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Manpower Forecasters as Lobbyists: A Case Study of the Working Group on Manpower Parameters for Scientific Growth 1965–8

  • Kevin McCormick

Abstract

For the past thirty years public discussion and official policy for scientific and technological manpower in Britain has been punctuated by announcements of brave hopes and bleak disenchantment about the possibilities of using forecasting techniques to guide educational policy. The machinery of advice developed in the postwar reconstruction was largely discredited and even disowned by some of its members by the beginning of the 1960s. Yet a vigorous burst of officially-appointed forecasting activity was undertaken in the mid-1960s. By the end of the decade these official platforms had been dismantled and many of the forecasters confessed disappointment over their efforts. Another flare-up of forecasting activity appeared likely in the mid-1970s when the Minister of State for Higher Education poked among the embers and announced the necessity for manpower forecasting to guide education. On this occasion, however, no official bodies were established and the smouldering desire to use the educational system to promote economic reform awaits a new champion. Meanwhile the cycle of official resolve and retraction requires some explanation. At the present time, there is widespread disenchantment with the conceptual tools of manpower forecasting, disenchantment about the possibility of translating forecasts into effective policy recommendations, and disenchantment with the educational system as a promoter of social change. In this essay I shall attempt to unravel some of these strands of enthusiasm and subsequent disenchantment by a case study of one manpower forecasting body in the mid-1960s-the Working Group on Manpower Parameters for Scientific Growth.1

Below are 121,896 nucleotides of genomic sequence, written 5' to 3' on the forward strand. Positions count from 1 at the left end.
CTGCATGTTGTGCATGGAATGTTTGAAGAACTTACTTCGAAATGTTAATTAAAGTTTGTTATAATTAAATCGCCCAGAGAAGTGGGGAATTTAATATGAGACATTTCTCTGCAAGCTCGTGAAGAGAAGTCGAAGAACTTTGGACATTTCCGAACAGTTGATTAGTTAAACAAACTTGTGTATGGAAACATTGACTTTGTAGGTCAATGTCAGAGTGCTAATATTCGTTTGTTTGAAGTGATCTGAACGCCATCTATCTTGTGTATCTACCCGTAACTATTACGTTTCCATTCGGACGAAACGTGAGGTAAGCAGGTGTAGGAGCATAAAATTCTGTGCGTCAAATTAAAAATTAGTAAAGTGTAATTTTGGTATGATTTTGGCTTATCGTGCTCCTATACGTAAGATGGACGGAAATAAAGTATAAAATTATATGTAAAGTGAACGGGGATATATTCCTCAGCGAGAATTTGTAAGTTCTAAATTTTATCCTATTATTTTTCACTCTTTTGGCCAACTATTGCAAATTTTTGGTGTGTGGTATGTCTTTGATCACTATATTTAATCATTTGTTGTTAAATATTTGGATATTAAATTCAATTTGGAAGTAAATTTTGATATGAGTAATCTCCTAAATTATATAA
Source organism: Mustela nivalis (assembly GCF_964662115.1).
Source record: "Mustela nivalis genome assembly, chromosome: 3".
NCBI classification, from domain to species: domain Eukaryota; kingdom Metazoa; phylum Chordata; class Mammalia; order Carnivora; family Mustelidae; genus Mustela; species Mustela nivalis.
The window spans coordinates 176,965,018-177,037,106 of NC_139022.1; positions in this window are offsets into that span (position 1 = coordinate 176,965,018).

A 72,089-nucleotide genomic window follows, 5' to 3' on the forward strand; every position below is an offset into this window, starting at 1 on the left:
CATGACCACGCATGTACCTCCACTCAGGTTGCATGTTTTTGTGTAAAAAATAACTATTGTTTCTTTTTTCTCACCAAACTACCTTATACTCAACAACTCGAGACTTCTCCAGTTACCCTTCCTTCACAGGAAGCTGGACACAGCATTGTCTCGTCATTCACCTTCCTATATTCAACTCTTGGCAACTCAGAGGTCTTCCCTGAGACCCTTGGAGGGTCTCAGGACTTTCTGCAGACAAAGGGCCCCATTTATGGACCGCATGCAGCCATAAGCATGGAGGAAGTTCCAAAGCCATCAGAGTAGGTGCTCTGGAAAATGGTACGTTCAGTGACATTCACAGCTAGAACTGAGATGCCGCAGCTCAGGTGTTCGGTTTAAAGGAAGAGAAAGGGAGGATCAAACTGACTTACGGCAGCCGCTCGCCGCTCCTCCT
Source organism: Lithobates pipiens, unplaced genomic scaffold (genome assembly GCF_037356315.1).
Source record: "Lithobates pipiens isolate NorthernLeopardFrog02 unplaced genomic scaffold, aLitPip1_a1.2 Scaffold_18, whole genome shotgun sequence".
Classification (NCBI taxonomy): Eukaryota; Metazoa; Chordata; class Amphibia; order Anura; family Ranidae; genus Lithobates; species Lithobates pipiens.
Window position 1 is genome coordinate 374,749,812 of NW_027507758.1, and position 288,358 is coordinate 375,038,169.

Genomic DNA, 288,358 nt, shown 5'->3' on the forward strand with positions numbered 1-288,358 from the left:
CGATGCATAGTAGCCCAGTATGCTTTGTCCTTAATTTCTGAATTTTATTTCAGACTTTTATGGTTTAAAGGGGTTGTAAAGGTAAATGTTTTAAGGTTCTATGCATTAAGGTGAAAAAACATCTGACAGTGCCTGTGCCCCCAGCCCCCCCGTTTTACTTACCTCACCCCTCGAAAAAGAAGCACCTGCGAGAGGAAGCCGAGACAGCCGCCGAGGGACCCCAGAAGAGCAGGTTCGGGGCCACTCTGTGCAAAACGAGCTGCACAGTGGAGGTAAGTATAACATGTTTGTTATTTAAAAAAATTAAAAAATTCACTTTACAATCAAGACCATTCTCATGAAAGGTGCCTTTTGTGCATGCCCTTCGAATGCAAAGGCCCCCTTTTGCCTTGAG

Keywords

Working Group Educational System Scientific Policy Interim Report Forecast Activity 
These keywords were added by machine and not by the authors. This process is experimental and the keywords may be updated as the learning algorithm improves.

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Notes

  1. 2.
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Copyright information

© Science Policy Research Unit, Sussex 1979

Authors and Affiliations

  • Kevin McCormick

There are no affiliations available

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